The Death of Poetry? Again?

So it seems a recent NEA report finds fiction reading on the rise, while poetry readership has taken a nosedive. Here's an inevitable "is the art form dying?" piece from Newsweek.

Read it here.

Critics have been signaling the end of poetry for years: Edmund Wilson said so in his 1928 essay "Is Verse a Dying Technique?", sixty years later Joseph Epstein said it was murdered in his essay "Who Killed Poetry?", and most recently Dana Gioia wrote a piece in 1991 entitled "Can Poetry Matter?" All of them seemed to rail on their contemporary poems being written by academics, elitists, and specialists.

While poetry is a niche market and will always be a niche market like the way opera and many other arts are, people from all walks of life continue to read poetry just as all different kinds of poets continue to write poetry.

Don't believe me? Check out The Favorite Poem Project. It was founded by former US Poet Laureate, Robert Pinsky, who set out to document and celebrate American's love for poetry. During a one-year open call for submissions, he was overwhelmed by responses from 18,000 Americans from ages 5-97, from every state, with diverse occupations, education and backgrounds who wrote to Pinsky and shared their favorite poems and personal stories of why those poems were so meaningful in their lives.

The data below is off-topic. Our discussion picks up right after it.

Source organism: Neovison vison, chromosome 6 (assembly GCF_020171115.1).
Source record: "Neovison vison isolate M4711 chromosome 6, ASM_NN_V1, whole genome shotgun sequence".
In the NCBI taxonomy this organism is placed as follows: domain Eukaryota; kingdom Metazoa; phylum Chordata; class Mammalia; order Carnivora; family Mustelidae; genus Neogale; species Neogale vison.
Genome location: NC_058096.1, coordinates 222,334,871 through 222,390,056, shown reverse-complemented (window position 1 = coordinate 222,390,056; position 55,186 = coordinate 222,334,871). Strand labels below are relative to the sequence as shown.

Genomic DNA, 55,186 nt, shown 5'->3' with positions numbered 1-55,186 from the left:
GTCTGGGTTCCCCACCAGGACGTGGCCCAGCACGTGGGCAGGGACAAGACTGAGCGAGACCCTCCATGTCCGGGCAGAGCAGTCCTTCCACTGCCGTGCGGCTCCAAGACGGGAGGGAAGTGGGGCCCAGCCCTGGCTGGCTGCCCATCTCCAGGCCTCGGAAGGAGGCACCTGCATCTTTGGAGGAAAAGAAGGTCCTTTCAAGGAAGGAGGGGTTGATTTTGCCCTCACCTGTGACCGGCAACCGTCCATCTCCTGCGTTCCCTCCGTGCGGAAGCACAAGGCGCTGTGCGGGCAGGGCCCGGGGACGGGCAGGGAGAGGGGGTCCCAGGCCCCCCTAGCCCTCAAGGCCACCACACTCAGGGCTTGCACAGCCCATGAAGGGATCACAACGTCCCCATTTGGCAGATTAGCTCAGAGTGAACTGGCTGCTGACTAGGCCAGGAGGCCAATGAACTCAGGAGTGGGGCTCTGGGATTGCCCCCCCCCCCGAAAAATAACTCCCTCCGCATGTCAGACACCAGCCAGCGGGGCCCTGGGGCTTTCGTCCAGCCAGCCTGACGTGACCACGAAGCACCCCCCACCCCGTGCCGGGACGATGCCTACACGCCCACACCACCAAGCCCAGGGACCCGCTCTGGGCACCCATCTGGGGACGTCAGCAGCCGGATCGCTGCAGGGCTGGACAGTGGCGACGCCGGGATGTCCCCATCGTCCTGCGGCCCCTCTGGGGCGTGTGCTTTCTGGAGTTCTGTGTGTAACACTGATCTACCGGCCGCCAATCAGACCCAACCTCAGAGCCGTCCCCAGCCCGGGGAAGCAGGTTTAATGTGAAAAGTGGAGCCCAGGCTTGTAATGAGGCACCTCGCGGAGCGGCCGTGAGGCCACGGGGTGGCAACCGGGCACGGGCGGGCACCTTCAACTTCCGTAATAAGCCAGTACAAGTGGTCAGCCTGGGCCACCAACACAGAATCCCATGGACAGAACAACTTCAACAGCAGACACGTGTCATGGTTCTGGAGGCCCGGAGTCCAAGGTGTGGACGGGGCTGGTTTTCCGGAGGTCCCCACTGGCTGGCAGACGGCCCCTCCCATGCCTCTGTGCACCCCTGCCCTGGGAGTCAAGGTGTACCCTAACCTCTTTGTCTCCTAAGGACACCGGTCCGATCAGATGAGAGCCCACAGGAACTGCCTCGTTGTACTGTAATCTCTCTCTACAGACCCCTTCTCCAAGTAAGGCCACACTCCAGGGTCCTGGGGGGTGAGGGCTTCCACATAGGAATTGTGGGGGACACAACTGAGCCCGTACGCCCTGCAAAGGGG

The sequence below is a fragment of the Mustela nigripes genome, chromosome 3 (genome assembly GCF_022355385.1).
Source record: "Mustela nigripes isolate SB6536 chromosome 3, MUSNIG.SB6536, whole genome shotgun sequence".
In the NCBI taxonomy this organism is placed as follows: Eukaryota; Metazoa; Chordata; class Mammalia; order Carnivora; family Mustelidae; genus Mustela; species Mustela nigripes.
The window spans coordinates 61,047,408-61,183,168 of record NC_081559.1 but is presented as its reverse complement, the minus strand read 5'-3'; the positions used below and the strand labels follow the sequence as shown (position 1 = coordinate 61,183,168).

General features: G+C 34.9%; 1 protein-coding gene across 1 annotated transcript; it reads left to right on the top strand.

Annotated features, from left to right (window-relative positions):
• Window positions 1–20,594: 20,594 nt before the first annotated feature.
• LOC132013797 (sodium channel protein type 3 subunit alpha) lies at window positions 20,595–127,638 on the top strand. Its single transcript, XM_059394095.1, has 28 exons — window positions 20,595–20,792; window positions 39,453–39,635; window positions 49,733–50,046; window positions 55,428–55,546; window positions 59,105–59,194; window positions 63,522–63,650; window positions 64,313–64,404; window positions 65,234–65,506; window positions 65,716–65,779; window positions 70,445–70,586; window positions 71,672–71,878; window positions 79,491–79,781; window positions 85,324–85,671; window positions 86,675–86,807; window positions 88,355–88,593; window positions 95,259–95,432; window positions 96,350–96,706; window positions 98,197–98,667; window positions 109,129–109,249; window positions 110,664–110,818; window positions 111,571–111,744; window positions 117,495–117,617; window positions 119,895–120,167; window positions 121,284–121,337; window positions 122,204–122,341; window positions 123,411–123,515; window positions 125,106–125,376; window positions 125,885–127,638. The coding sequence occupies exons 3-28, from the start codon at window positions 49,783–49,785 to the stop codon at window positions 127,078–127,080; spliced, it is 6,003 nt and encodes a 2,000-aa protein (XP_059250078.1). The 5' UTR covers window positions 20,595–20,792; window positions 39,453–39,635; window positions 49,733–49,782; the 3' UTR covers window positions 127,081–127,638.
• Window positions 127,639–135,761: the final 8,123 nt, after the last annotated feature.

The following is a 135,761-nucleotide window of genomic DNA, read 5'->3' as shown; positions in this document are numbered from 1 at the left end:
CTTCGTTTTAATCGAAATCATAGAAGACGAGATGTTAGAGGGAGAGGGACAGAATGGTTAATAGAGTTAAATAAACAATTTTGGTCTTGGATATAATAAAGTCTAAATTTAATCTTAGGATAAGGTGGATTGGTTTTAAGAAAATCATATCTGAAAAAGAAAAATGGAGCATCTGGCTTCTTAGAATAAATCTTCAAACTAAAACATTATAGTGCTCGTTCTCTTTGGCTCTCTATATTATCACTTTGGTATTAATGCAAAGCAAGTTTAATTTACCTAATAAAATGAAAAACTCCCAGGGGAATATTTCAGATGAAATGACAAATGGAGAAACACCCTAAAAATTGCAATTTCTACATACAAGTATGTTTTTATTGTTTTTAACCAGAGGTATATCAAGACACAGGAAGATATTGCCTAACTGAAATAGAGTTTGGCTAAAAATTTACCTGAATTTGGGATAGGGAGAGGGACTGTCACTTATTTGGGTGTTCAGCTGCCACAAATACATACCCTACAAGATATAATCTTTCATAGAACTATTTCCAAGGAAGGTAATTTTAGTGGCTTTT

This year during the International Festival of Arts and Ideas, a Connecticut branch of The Favorite Poem Project is going to mirror Pinksy's original concept and the whole state of Connecticut will be versified. I'll be involved in this year's Favorite Poem Project in New Haven, too, so stay tuned...

For more info on the Connecticut Favorite Poem Project, click here.

Regardless of all the gloom and doom, poetry just keeps on truckin'. I'm not worried. It's a gorgeous spring day, I think I'm going to go make myself a cheese sandwich and down some orange juice. Maybe that'll inspire a poem. Maybe not. But so long as poets keep on scribbling, there will still be folks out there reading.

For an uplifting read, check out Donald Hall's essay "Death to the Death of Poetry".

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